The voice of De Anza since 1967.

La Voz News

The voice of De Anza since 1967.

La Voz News

The voice of De Anza since 1967.

La Voz News

    Tip of the Week


    How to prepare for a test

    College exams can be very intimidating and stressful to college students. They could sometimes determine whether students pass a class, get their diploma, or even determine how they feel about themselves. Nothing can crush a student’s self-esteem more than a failing grade on an exam.

    Fortunately, students can do well on exams with proper preparation, no matter how daunting they may seem. Here are a few tips that might help you tackle that next big test:

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    1.       Take good notes from lecture and reading. It is nearly impossible, unless you have the memory of a computer, to do well on any exam without taking notes. Without notes, students have nothing to study and no information to learn or retain. Many exams will require students to memorize certain facts or concepts that cannot be remembered from pure memory. Not to mention, students who write down the concepts from lectures and readings will more likely remember it, since they can reprocesses the material in their brains. Make sure, however, to not write down everything the professor says, but instead, summarize the main points.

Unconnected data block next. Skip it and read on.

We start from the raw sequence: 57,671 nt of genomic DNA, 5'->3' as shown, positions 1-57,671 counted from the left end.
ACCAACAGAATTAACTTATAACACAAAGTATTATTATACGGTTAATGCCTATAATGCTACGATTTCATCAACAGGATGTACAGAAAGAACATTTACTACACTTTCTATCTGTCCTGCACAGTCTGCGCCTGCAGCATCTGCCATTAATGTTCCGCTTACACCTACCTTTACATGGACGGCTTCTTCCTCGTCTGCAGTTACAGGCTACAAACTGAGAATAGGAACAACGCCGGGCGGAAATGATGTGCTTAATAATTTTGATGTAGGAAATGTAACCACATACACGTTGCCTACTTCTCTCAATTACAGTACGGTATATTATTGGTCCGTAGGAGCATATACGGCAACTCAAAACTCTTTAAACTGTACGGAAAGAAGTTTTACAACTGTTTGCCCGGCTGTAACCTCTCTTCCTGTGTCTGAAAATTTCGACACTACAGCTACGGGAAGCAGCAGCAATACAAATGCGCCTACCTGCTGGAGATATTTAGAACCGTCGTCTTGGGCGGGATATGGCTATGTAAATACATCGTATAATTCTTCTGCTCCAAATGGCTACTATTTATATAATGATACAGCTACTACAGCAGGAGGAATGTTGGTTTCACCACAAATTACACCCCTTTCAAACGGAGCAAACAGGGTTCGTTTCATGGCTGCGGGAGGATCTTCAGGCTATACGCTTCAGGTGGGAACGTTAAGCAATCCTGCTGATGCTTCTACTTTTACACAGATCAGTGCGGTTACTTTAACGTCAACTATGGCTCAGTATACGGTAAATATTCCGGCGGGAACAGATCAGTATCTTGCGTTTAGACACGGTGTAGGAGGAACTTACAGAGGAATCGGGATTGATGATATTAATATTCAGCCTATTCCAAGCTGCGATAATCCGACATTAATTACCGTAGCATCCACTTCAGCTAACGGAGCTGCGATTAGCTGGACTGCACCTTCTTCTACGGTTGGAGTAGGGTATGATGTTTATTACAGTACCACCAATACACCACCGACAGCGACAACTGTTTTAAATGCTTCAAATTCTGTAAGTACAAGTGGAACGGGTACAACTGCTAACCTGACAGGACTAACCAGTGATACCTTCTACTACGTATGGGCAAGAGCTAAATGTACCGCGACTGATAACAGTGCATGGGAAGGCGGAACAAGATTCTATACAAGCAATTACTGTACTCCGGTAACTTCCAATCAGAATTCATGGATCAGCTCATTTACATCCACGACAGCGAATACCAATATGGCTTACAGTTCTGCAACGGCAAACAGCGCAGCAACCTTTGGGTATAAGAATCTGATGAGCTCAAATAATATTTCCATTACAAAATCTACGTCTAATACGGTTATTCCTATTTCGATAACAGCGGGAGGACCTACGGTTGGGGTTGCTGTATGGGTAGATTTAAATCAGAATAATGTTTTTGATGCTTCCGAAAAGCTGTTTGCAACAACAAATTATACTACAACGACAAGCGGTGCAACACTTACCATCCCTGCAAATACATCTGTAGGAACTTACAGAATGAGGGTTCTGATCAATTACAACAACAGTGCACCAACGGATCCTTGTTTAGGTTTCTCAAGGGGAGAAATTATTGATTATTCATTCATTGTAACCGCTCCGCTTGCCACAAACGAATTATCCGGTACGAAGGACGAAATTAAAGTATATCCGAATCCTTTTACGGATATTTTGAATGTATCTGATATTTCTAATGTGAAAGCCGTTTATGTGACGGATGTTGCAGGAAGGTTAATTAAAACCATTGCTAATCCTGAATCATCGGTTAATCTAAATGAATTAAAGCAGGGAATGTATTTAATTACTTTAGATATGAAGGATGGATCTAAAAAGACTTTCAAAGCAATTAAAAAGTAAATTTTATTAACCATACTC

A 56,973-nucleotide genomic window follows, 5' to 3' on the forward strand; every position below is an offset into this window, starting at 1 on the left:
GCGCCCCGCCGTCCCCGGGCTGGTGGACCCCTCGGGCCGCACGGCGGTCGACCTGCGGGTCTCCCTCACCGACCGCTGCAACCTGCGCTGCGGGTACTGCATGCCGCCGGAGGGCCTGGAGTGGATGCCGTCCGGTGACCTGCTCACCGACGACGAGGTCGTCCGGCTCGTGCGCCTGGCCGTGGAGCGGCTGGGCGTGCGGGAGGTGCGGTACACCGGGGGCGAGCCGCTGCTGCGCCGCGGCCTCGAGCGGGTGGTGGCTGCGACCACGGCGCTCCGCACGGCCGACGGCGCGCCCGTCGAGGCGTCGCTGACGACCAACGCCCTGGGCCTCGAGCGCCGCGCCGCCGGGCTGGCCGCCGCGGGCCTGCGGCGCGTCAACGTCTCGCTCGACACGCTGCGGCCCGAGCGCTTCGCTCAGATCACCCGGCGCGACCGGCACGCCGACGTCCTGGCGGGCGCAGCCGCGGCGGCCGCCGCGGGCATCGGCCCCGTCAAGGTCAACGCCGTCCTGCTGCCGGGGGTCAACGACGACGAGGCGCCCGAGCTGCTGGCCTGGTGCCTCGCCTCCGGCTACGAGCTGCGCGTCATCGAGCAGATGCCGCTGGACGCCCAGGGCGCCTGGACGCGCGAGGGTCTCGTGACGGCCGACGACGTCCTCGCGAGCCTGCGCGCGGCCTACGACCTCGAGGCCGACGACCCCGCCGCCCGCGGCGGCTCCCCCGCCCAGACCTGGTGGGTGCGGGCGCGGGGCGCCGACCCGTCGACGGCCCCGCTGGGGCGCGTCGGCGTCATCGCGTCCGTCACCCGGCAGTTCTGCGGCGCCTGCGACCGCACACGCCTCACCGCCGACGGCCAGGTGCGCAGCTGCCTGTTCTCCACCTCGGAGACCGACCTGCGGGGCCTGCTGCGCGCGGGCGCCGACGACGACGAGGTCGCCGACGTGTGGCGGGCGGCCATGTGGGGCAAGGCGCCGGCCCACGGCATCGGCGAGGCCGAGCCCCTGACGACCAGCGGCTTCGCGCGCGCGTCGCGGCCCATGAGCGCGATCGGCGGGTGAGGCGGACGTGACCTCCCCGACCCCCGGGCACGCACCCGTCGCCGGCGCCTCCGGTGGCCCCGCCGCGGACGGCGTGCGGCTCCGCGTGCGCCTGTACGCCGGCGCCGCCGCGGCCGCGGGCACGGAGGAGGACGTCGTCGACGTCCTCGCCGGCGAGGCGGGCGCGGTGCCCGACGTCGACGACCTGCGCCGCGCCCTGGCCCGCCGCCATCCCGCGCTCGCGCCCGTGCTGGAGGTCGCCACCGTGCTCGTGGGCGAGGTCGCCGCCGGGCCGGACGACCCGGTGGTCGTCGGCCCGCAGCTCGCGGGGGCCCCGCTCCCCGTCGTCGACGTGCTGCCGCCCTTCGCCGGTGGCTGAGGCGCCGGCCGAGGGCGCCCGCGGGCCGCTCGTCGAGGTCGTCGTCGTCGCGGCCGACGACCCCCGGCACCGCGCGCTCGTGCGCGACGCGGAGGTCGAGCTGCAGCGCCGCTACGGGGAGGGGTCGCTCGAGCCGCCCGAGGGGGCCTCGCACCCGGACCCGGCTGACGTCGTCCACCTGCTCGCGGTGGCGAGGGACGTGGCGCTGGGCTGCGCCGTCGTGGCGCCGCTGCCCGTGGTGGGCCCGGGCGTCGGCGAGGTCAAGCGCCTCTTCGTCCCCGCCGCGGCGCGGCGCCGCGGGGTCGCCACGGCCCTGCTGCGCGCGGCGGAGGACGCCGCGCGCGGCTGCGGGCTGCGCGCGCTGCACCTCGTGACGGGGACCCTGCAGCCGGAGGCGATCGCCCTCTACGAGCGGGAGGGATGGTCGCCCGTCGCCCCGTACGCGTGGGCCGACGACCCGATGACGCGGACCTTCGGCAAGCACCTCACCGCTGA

2.       Use your notes to make a comprehensive study guide. This is probably the most important tip given. After taking the notes, sort them by week, chapter, or topic, and type them up if not typed up already. Then, use a standard outline format to organize the notes. Next, add more information to the notes, especially in areas that may have been missed. Arrange an appointment with the instructor to clarify the missed points, or ask a classmate. The course textbook might also help fill in the gaps in the notes. Be sure to include examples for each of the concepts too, as professors often test on whether the students not just understands a concept, but knows it as well. It may be surprising, but reading the study guide over just once might sometimes suffice and get a student that A.

    3.       Take practice quizzes from either the textbook or the instructor. This is the most helpful for anyone taking an exam, but do not count on it. Instructors, especially at universities, will not be so generous as to give out questions very similar to what will show up on the exam. If they do, take advantage of it and do them. Chances are, if a student can do the practice exam, he or she can do the real one. If the instructor does not hand out a practice exam, try the textbook’s web site. Often times, it has multiple-choice quizzes where some of the questions might just show up on a real exam.

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